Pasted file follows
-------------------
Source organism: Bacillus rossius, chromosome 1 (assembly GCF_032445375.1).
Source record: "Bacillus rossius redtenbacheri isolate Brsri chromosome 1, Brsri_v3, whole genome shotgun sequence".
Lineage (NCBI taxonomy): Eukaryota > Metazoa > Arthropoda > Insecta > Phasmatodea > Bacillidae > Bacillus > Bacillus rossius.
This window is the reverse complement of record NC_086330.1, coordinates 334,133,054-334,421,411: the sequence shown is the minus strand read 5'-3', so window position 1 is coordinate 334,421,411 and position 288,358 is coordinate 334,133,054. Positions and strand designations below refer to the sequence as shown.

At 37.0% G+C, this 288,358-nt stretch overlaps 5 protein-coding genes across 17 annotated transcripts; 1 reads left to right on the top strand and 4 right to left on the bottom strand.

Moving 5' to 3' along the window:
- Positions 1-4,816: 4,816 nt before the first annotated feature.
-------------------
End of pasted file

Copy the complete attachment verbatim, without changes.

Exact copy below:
Source organism: Bacillus rossius, chromosome 1 (assembly GCF_032445375.1).
Source record: "Bacillus rossius redtenbacheri isolate Brsri chromosome 1, Brsri_v3, whole genome shotgun sequence".
Lineage (NCBI taxonomy): Eukaryota > Metazoa > Arthropoda > Insecta > Phasmatodea > Bacillidae > Bacillus > Bacillus rossius.
This window is the reverse complement of record NC_086330.1, coordinates 334,133,054-334,421,411: the sequence shown is the minus strand read 5'-3', so window position 1 is coordinate 334,421,411 and position 288,358 is coordinate 334,133,054. Positions and strand designations below refer to the sequence as shown.

At 37.0% G+C, this 288,358-nt stretch overlaps 5 protein-coding genes across 17 annotated transcripts; 1 reads left to right on the top strand and 4 right to left on the bottom strand.

Moving 5' to 3' along the window:
- Positions 1-4,816: 4,816 nt before the first annotated feature.